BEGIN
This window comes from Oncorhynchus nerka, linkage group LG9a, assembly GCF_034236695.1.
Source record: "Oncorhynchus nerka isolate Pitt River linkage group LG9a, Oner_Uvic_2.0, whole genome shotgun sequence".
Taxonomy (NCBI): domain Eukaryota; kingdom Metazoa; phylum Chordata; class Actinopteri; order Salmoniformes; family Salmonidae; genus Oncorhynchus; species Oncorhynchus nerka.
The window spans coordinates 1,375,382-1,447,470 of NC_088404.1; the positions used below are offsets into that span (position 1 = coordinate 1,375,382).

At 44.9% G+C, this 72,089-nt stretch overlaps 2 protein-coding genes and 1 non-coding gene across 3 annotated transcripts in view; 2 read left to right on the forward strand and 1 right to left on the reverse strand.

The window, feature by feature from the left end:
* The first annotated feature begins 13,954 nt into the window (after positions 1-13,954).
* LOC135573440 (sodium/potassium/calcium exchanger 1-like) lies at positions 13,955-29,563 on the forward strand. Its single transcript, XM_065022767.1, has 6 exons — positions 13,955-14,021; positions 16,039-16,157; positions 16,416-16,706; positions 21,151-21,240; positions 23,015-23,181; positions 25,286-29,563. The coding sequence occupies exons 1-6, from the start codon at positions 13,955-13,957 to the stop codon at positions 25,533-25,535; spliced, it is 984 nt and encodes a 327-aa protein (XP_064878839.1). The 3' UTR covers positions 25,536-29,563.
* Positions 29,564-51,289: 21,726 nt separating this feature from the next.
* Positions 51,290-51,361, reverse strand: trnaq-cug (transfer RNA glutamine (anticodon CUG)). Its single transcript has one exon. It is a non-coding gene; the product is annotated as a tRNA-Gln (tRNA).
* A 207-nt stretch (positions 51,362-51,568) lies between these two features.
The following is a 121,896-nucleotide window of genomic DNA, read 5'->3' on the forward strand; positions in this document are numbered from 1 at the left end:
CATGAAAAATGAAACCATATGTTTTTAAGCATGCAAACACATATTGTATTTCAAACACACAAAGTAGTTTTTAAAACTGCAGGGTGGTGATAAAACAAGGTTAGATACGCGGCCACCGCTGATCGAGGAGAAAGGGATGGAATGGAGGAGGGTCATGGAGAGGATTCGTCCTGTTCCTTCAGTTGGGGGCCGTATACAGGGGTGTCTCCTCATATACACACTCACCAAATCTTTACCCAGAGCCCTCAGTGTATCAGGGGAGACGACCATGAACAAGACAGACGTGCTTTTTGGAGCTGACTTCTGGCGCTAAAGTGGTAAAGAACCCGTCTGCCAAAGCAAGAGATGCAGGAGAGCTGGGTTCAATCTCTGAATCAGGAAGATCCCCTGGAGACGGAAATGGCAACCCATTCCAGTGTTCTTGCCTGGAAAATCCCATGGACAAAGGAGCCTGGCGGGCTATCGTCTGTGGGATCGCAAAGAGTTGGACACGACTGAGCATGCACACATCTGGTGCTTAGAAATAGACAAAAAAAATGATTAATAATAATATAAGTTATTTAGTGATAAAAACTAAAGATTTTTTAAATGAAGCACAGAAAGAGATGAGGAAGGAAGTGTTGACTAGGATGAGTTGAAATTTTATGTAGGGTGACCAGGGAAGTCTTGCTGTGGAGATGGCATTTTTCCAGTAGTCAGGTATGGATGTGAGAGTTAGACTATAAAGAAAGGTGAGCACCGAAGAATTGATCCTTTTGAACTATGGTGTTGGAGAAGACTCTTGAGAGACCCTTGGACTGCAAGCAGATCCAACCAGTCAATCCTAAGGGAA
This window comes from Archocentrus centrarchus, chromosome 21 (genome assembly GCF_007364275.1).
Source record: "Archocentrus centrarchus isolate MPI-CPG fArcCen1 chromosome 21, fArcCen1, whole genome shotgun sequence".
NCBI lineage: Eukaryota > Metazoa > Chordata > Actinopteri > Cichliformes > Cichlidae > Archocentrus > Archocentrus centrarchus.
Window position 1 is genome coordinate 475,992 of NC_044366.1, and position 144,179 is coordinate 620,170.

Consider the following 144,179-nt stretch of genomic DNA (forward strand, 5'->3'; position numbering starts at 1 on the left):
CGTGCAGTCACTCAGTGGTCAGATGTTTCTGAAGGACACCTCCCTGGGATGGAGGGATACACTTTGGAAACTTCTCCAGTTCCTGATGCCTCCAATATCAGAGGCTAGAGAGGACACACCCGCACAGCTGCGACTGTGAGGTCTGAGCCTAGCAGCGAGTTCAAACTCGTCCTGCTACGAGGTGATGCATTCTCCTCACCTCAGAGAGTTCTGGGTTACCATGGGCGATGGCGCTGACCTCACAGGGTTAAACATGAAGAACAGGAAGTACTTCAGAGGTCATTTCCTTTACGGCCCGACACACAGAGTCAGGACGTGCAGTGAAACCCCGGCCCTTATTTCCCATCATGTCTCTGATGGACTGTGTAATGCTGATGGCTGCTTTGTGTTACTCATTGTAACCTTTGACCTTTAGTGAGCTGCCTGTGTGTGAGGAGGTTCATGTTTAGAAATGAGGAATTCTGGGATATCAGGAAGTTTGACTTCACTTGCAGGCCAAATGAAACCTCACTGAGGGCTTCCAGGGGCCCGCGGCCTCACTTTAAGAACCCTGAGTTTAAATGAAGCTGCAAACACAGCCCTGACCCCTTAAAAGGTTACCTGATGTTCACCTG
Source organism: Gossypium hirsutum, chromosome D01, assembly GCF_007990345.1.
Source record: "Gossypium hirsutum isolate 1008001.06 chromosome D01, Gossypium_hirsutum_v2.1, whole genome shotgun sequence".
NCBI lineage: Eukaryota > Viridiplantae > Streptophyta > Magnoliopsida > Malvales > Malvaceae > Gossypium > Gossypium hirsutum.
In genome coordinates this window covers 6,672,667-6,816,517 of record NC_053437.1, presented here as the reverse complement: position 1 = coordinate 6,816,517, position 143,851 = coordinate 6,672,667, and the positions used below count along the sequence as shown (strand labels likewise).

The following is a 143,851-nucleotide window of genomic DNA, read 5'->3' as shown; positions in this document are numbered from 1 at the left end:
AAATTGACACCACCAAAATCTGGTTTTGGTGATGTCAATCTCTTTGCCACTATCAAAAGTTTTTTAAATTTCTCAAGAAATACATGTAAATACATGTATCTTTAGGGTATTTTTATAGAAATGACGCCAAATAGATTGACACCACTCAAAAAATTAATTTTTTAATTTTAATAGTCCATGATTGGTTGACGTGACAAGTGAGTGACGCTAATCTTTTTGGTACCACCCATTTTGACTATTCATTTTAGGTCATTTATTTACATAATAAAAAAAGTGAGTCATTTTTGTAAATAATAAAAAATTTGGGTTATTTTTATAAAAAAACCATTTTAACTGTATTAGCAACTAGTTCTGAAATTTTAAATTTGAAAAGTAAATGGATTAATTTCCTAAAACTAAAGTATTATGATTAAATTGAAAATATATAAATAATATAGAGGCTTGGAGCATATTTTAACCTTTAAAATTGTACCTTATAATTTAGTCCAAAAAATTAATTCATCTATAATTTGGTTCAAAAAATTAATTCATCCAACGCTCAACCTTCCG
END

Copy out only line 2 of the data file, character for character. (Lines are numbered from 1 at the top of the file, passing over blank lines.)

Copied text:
Source record: "Oncorhynchus nerka isolate Pitt River linkage group LG9a, Oner_Uvic_2.0, whole genome shotgun sequence".